Five-Minute Fix Sharpens Team Focus
Visual boards show team members what they need to know
Wondering how to keep your meetings short and to the point? Stop by Gilroy Medical Offices in Northern California and watch a unit-based team power through its five-minute daily huddle.
On a Tuesday in October, the Family Medicine UBT for Station 1 gathers around a magnetic marker board filled with visual reminders and messages. Medical assistant and SEIU-UHW member Nabi Lopez takes her turn leading team members through the day’s staffing and scheduling assignments, a discussion of where they stand on key clinical goals and upcoming department events.
Exactly five minutes after they gather, a buzzer sounds, and the 10 nurses, physicians, clerks, pharmacists, EVS staff and others head off to start their day.
A new routine
Crisp meetings and high team engagement were not always the norm for the department.
“Prior to using visual boards, our meetings were few and far between,” says SEIU-UHW member Dawn Reyes-Takaki, a medical assistant and member of the original project team. “They were chaotic, filled with complaints and negativity. Staff felt that changes were forced on them with no input.”
Three years ago, a San Jose-based team studied performance improvement techniques in other organizations. One of the ideas that stood out was the use of visual boards. A larger group of managers, workers and improvement advisors agreed on necessary adjustments and a standard format for the boards, and selected Gilroy Medical Offices to test their use.
By using the visual board during our huddle, we have consistent teamwork, workflow and accountability.
On the same page
When the Station 1 team first was asked to conduct huddles using the board, Anabel Godoy, a medical assistant and SEIU-UHW member, thought, “I have patients to see—I don’t have time for this.”
But, she continues, “after a month I totally got it.” It helps us speak up on ideas we have. I can go to one place to see who is on call, or what our quality goal is for the week.”
“By using the visual board during our huddle, we have consistent teamwork, workflow and accountability,” adds Nikhat Shaik, MD. “It allows all of us to be on the same page.”
Managers say the boards also support the rounding that they are asked to do with their teams. For instance, their huddles provide a way to surface operational concerns, suggest ideas for improvement and recognize achievements.
After about three months, the Station 1 team shared its results with others in the department. A key to success was training all members of the department on how to effectively use the board. The practice soon spread to the rest of the facility. By spring 2014, all six stations were using visual boards in their daily huddles. Today there are eight boards in use—at all the patient care stations, plus an overview board for team co-leads and another for the Gilroy administrative team.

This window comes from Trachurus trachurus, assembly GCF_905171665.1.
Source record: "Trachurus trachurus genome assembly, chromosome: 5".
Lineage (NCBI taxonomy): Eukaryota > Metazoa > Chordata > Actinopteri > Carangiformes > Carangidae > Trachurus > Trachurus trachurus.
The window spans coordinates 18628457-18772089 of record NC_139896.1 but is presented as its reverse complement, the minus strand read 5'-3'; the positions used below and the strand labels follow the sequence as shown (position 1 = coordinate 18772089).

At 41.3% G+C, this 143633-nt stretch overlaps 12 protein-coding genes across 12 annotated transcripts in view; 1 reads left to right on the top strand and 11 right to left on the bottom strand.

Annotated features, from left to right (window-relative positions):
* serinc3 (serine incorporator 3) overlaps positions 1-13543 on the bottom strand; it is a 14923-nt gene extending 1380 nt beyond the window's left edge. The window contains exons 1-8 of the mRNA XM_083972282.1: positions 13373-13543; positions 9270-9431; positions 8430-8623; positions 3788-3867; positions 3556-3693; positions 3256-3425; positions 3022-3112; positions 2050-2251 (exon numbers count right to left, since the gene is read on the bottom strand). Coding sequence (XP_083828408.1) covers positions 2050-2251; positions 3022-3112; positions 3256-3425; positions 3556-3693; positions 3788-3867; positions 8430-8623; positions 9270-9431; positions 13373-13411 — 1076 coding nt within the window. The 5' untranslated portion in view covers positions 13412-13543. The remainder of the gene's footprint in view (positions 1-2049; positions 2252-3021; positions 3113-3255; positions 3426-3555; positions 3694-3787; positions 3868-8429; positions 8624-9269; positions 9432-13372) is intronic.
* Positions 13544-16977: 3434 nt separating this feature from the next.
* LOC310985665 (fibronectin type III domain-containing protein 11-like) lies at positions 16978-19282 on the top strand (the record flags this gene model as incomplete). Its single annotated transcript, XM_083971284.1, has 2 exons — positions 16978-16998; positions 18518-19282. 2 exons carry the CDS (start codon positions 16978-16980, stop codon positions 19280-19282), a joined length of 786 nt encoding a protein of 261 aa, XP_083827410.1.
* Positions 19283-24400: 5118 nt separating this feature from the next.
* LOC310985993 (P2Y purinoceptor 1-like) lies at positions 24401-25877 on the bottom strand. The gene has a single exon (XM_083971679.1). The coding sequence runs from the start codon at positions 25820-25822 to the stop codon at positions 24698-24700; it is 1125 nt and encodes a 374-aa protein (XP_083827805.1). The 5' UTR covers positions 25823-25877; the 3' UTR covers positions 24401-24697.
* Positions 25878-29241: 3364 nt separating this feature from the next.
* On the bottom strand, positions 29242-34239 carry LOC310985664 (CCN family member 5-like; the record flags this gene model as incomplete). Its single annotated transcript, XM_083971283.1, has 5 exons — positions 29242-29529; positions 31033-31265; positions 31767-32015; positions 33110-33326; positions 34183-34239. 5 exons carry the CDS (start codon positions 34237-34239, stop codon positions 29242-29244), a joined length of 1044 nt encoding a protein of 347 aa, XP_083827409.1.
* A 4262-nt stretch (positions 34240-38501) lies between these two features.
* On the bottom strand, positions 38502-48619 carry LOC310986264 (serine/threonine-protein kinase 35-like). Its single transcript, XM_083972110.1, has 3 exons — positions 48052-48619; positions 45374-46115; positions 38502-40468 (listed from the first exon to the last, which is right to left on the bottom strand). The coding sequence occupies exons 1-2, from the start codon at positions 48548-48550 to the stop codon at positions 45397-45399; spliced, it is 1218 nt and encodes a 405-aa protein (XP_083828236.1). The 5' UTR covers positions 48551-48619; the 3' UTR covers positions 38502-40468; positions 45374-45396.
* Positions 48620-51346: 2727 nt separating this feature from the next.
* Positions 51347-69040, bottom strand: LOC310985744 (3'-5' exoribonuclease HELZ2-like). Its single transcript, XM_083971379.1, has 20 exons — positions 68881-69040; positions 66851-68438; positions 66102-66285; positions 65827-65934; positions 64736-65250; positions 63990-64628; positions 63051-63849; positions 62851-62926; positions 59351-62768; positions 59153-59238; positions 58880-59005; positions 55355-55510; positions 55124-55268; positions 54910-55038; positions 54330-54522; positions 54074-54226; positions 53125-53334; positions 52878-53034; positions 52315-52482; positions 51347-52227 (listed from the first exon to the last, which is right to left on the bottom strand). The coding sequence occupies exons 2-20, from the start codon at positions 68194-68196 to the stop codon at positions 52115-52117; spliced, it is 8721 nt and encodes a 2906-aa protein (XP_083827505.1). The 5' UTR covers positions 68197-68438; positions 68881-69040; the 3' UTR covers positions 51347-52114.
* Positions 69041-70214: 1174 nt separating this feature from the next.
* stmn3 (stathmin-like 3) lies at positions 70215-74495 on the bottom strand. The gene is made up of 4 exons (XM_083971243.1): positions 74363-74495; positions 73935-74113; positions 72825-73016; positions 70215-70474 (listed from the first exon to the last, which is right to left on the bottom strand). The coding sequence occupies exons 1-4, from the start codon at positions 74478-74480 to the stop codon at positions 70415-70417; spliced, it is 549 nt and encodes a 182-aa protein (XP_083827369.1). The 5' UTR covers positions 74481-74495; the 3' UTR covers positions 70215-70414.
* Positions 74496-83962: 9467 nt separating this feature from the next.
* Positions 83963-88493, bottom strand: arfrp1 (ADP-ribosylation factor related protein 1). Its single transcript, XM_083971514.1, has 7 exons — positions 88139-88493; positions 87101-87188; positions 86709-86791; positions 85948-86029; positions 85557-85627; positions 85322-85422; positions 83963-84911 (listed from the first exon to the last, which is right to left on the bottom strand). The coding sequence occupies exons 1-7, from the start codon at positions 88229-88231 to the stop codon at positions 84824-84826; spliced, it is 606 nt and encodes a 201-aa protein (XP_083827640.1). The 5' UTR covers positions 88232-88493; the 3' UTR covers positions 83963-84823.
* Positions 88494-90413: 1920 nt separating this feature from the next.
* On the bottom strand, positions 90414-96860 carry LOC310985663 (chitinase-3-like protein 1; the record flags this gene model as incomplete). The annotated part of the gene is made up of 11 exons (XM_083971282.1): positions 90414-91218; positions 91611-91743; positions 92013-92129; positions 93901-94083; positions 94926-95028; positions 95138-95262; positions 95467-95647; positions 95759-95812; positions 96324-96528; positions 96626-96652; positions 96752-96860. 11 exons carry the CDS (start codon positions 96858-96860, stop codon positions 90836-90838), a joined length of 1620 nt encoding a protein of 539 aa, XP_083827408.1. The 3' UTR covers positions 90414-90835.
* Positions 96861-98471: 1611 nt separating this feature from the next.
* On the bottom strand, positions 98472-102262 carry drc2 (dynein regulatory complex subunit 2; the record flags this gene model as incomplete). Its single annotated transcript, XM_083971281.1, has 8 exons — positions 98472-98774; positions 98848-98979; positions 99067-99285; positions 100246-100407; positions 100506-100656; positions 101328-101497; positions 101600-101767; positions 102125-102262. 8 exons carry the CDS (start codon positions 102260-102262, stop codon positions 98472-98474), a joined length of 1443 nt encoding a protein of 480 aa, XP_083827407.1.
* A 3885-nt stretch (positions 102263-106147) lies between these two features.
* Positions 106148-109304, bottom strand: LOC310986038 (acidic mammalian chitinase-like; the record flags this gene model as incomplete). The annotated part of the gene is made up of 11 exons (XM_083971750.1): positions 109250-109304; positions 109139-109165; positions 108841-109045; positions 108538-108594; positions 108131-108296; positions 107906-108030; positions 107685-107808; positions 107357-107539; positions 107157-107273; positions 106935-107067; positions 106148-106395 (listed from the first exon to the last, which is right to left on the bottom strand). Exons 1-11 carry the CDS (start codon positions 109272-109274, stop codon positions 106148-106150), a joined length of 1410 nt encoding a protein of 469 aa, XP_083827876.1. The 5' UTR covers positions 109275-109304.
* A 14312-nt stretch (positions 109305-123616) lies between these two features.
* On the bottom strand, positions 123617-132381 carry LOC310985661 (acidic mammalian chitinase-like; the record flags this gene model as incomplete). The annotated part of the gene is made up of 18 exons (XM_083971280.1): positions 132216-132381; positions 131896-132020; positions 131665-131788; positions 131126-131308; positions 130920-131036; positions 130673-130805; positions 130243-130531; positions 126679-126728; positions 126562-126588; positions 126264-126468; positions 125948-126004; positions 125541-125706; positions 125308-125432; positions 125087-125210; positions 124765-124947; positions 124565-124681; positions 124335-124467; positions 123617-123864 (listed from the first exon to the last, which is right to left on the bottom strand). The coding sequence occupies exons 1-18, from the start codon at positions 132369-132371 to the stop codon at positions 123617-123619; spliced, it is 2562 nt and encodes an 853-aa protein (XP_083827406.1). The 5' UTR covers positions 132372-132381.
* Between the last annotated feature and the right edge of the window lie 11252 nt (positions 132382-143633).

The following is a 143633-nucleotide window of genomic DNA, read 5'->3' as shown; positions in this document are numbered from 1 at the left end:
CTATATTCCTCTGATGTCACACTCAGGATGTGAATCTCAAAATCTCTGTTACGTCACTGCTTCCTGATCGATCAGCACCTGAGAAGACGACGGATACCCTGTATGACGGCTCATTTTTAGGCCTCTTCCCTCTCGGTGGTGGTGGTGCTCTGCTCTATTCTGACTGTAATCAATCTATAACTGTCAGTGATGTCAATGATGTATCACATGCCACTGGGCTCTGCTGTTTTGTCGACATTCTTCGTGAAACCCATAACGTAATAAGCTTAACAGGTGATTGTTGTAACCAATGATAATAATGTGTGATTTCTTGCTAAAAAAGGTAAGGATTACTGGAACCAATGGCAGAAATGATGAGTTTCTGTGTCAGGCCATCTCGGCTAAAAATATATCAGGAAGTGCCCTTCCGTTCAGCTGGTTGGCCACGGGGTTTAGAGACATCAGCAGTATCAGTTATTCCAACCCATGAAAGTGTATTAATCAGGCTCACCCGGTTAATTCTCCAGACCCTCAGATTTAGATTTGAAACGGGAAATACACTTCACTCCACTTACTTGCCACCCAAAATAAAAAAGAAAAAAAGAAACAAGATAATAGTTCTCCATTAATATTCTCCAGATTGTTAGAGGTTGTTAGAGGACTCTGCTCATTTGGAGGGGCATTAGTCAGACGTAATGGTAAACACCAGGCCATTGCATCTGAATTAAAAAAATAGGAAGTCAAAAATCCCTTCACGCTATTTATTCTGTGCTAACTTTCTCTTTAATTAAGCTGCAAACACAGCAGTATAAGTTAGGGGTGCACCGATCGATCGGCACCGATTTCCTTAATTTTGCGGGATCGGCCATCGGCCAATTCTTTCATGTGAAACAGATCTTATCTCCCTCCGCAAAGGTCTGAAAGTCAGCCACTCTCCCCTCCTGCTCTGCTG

Last year the visual boards spread to the San Jose Medical Center, where 60 boards are now in use by more than 30 departments. They’ve changed the way work gets done.
“Instead of monthly meetings, information is shared daily,” says Kelly Coelho, Gilroy’s administrative services manager and a member of the original project team. “It’s very different from the old days.”
Boards get results
More than 360 ideas have come out of the teams’ daily huddles since the boards were introduced in late 2013, says Chris Jung, Gilroy’s director of Clinical Services. Many of them go into the “Just Do It!” file for immediate implementation. For example, by using the board to identify staff members on call each day, physicians and staff were able to cover lunch breaks that previously required last-minute scrambles.
Since implementing these and other process improvements, physicians and staff report higher satisfaction and engagement (see chart, above). By huddling at the boards, “everyone hears the same message at the same time,” says Jung. “We want to foster ownership of ideas, and what better way to do it than through the UBTs?”
The boards also have improved people’s leadership skills. Anabel Godoy, a medical assistant who was initially doubtful about the boards, says, “We have more communication now. I have the confidence to lead a huddle. I have a voice.”
Action step: Get instructions and ideas on how to create and use a visual board in your department.
The number of boards now in use by more than 30 departments at the San Jose Medical Center